There has been one significant change in the standings.
Mark Selby has been confirmed as the new world number one in the rankings after the conclusion of the British Open at the Morningside Arena.
The Jester may have exited in the second round in what was his local ranking event in Leicester, but the deduction of Judd Trump’s prize money from the International Championship two years ago saw the latter’s tally dip underneath that of Selby.
Trump could have held onto top spot with a run to the quarter-finals but lost out to Elliot Slessor in the third round, and it’s fair to say that the 31 year-old hasn’t taken the exchange in positions that well.
Perhaps understandably so, considering the fact that Trump has triumphed in ten ranking events to Selby’s five over the last 24-month period, albeit Selby did land the big one at the Crucible in May that earned him a whopping £500,000.
As the official rankings stand after the British Open, Selby leads Trump by just £7,000, and an oddity of the disrupted calendar at present means that Trump will actually regain his coveted number one position no matter what the outcome is in the next ranking tournament in Northern Ireland.
Worth pointing out among the chat over Judd Trump losing the world number one ranking next week that he’s already guaranteed to regain it after the Northern Ireland Open because Mark Selby has £102k coming off at that cut-off, while Trump has just £17k to defend there.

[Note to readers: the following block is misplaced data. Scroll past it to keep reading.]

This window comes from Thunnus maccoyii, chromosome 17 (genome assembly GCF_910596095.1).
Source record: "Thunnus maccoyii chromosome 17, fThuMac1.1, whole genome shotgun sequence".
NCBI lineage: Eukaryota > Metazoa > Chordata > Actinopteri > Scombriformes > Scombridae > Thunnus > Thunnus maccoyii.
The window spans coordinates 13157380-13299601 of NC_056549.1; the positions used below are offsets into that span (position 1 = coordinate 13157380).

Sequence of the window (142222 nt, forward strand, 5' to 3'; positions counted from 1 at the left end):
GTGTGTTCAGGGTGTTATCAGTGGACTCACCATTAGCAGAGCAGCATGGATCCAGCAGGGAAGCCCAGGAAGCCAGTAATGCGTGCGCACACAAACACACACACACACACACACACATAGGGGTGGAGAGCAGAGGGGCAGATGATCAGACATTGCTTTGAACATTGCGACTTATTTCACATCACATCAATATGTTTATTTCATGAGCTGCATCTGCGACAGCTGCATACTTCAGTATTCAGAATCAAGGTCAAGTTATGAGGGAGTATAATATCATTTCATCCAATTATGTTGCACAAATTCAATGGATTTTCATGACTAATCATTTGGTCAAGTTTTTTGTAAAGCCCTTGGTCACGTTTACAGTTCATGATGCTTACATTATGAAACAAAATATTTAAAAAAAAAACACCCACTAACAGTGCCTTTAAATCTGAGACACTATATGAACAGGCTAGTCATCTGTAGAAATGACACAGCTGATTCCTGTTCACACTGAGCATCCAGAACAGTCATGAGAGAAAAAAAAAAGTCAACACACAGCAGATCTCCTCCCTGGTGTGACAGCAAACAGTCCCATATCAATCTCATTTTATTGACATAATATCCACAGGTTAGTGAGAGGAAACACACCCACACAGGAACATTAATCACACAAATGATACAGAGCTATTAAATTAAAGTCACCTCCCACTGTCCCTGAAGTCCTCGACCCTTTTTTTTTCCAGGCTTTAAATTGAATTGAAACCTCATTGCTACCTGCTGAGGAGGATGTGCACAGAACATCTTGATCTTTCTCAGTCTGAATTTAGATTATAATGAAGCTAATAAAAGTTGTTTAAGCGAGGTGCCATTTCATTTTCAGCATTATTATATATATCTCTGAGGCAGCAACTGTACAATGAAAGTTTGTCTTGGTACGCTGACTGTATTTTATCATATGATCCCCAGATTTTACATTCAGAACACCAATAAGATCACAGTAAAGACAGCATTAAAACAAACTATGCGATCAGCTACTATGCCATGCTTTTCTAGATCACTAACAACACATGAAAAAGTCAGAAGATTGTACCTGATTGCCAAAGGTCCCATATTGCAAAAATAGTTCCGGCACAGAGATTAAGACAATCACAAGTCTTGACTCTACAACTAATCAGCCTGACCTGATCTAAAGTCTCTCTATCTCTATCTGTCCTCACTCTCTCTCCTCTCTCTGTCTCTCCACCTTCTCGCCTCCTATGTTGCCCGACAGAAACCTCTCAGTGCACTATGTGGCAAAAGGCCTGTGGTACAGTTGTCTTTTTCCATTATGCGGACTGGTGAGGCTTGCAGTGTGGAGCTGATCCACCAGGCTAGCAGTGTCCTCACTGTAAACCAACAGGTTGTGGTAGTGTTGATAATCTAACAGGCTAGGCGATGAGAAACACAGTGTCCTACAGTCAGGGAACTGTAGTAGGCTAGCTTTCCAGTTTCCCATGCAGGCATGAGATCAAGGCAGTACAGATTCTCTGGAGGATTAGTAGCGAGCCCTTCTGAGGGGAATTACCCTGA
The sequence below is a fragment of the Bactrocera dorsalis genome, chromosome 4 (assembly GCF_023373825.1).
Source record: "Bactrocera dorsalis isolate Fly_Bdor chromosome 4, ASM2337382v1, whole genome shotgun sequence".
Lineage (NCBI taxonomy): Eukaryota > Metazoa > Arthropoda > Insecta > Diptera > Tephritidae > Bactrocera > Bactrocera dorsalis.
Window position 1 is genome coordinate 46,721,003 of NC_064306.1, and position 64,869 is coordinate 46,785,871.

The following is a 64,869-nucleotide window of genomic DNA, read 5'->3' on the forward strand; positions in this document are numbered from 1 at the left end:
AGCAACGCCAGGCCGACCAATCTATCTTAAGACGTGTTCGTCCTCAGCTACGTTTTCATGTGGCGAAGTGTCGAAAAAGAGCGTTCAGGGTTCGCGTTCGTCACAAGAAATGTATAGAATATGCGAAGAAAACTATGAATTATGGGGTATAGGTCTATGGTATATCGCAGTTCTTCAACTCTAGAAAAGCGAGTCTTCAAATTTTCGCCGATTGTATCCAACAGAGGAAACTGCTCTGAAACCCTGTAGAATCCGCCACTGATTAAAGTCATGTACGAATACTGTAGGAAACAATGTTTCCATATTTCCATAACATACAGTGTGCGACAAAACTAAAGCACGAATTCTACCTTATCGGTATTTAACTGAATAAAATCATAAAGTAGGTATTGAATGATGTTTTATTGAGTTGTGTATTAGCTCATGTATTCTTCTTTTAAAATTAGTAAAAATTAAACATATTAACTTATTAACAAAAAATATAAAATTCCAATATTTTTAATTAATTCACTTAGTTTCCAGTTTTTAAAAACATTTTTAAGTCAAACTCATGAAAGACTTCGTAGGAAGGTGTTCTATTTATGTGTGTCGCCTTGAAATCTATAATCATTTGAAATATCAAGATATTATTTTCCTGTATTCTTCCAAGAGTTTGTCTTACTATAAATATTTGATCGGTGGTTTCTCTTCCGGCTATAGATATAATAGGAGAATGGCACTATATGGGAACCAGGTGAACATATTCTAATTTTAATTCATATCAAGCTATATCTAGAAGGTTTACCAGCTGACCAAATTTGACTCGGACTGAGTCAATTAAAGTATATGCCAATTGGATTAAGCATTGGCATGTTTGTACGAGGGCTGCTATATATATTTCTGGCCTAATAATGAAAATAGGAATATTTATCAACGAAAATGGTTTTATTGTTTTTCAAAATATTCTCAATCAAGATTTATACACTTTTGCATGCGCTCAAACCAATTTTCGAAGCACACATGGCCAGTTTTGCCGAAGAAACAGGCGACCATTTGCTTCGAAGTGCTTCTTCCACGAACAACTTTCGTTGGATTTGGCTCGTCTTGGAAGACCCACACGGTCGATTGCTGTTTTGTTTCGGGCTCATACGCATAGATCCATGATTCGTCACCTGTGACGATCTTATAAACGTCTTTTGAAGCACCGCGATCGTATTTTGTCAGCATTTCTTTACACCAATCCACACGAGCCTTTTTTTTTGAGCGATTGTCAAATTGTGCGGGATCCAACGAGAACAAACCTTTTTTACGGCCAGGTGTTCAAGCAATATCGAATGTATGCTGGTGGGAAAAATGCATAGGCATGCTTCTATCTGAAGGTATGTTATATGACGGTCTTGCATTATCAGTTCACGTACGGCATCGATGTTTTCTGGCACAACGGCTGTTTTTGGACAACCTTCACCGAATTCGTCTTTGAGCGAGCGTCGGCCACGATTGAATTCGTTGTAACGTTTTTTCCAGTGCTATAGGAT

— Matt (@ProSnookerBlog) August 21, 2021
For Selby, though, it’s the four-time world champion’s seventh spell at the summit of the sport, a fine achievement that means a lot to the 38 year-old.
Mark Williams, meanwhile, moves up three places and back into the top eight in the world rankings after his fine British Open success on Sunday.
It was the Welshman’s 24th career ranking title, coming a neat 24 years after he previously won the old British Open back in 1997.
Ding Junhui, who hasn’t participated during the 2021/22 campaign so far, slips to tenth, and with the points from his 2019 UK Championship victory set to come off later this year, a dramatic plummet outside the world’s 16 appears to be almost inevitable.
Lower down the pecking order, Gary Wilson rises back into the top 32 with the £45,000 he earned as the British Open finalist enough to see him place in 28th spot.
Zhou Yuelong and David Gilbert’s runs to the quarter-finals ensure that the world numbers 17 and 18 close the gap to the top 16 in what could become a potentially interesting Race to the Masters towards the end of 2021.
Following their somewhat unexpected appearances in the semi-finals, Elliot Slessor and Jimmy Robertson were the other big movers with the English pair rising to 43rd and 48th respectively.